A STORY OF WHITE PRIVILEGE ON STEROIDS … the American Dream granted to someone woefully unprepared to live it.
I immigrated to the United States in 1967. In my first year working in Manhattan on the Miss America Pageant and other fashion shows, we watched the moon walk on a television brought in by my boss, and were evacuated from the building twice before the rioters arrived. I woke up every morning listening to Cousin Brucie, Robert Kennedy, and Martin Luther King, only to experience the latter’s terrible loss, plus the massacre of Kent State students my age, and a long hot summer where Black people burned down their own homes and shot at firemen trying to put out the flames and don’t forget the shock of the Democratic National Convention. We don’t have elections like that in England.
I was 21 and two weeks old when I landed at JFK, and as soon as I stepped off the plane realized America was different from home: there was a young man standing under a NO SMOKING sign, smoking.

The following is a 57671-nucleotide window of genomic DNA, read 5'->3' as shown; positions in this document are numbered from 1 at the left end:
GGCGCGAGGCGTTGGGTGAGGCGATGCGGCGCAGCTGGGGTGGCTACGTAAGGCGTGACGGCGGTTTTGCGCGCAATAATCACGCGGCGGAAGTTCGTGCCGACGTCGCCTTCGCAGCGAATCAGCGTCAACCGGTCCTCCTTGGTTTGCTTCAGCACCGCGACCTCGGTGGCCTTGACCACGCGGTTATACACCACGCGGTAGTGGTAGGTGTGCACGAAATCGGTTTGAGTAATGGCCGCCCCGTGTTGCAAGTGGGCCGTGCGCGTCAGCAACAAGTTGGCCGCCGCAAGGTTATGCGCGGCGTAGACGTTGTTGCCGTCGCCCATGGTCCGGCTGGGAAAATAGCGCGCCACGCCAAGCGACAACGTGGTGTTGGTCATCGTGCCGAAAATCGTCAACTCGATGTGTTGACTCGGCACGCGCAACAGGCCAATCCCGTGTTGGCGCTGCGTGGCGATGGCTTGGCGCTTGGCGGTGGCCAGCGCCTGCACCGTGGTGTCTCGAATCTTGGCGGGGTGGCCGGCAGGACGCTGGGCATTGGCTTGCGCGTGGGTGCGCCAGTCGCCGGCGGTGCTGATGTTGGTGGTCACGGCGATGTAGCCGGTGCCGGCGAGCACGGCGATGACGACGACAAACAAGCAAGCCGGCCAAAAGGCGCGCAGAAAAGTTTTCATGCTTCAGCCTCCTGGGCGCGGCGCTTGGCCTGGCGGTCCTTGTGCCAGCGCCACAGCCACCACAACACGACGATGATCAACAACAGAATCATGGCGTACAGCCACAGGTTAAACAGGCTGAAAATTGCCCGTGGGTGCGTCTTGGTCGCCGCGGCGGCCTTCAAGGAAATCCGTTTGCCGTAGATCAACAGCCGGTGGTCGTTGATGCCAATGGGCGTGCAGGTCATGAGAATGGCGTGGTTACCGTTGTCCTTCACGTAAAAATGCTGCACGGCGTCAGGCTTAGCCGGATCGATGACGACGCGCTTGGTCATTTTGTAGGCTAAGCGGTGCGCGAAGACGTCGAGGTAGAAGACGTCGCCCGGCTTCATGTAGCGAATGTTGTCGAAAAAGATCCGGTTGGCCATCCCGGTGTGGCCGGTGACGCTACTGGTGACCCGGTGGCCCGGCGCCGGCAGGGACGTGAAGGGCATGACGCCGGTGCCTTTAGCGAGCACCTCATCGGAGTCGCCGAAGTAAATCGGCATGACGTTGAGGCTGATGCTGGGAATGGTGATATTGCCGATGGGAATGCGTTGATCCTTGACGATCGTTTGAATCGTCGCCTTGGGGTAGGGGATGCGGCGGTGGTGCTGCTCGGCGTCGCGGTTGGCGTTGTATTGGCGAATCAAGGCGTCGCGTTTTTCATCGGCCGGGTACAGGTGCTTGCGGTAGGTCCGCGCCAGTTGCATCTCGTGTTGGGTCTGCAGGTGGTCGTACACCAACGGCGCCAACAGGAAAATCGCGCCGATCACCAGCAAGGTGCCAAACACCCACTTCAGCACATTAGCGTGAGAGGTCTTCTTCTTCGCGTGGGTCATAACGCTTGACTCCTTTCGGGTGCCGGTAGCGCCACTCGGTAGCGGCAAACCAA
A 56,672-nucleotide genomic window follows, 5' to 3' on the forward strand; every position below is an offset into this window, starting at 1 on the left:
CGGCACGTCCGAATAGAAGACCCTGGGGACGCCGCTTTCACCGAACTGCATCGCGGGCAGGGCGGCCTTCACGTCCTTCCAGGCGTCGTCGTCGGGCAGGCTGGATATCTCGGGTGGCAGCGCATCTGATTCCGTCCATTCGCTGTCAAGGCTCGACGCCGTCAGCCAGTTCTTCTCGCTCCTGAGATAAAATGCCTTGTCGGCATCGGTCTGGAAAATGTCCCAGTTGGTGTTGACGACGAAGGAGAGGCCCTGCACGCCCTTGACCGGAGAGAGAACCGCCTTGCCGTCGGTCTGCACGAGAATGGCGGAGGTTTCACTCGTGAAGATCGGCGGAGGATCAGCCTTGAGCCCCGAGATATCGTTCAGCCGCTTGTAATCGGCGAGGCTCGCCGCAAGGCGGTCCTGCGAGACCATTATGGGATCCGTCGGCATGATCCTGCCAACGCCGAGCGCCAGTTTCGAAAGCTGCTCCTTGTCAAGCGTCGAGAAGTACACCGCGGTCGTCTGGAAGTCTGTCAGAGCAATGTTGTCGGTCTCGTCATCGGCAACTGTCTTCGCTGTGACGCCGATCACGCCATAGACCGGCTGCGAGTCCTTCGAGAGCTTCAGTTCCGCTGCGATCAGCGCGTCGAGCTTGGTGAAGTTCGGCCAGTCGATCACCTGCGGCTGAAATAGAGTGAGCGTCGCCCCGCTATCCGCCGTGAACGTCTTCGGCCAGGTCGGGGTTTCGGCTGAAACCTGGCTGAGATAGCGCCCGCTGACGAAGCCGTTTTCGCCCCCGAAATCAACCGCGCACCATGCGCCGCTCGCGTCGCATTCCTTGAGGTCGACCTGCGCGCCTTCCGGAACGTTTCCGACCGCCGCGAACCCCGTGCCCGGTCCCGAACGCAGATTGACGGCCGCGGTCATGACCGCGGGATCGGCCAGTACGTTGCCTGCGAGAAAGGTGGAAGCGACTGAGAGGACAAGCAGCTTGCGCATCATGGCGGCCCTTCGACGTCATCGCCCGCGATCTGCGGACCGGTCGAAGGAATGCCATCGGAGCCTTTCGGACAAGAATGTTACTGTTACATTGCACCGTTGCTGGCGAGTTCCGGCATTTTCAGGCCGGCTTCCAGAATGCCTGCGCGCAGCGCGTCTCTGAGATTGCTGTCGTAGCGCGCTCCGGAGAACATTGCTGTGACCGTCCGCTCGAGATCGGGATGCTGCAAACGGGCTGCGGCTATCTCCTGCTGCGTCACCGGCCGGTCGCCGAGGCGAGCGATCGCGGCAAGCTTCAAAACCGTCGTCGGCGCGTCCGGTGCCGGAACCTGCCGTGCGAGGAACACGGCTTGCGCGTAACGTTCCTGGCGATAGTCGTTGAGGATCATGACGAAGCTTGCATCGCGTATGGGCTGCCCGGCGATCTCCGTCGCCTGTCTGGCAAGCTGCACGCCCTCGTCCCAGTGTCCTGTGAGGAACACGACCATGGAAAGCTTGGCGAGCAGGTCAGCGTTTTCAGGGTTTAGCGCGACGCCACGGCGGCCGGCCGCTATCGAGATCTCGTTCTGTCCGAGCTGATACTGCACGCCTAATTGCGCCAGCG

In my first year, I had support and friends: My fiancé had met me in London on his way back from Vietnam, and he took his time before telling me he had met a nurse he liked more than me before I had arrived (it only took me 18 months to immigrate under the old system. I feel for lovers today when it can take 10 years). In retrospect, those evenings he spent at the library were probably spent with her. During that year, his friends from Columbia Business School looked out for me. But after a year they successfully climbed over the student sit-ins for university integration to take their finals and then left Manhattan for the rest of their undoubtedly successful lives.
I did try to make friends. New Yorkers are not known for that, so I joined British organizations thinking the members also would be looking for friends and would have insights into how to make the necessary adjustments to this world turned upside down. What I found was a group of disgruntled, drunk salesmen who couldn’t wait to get out of this hell hole. Not helpful.
My great uncle was Samuel Parkes Cadman, so I contacted some relatives I discovered living on Beekman Place. None were interested in meeting a young English cousin who nobody had ever heard of before.
Then I tried a gym, my local bar on the Upper East Side named Friday’s (yes, the original), church, the New School, and volunteering. My roommates were useless for intros. Two were rich kids and were getting married. My roommate, Libby, was also rich, and also heartbroken. When the two left to get married, Libby announced she was going to grad. school, so I was now also homeless.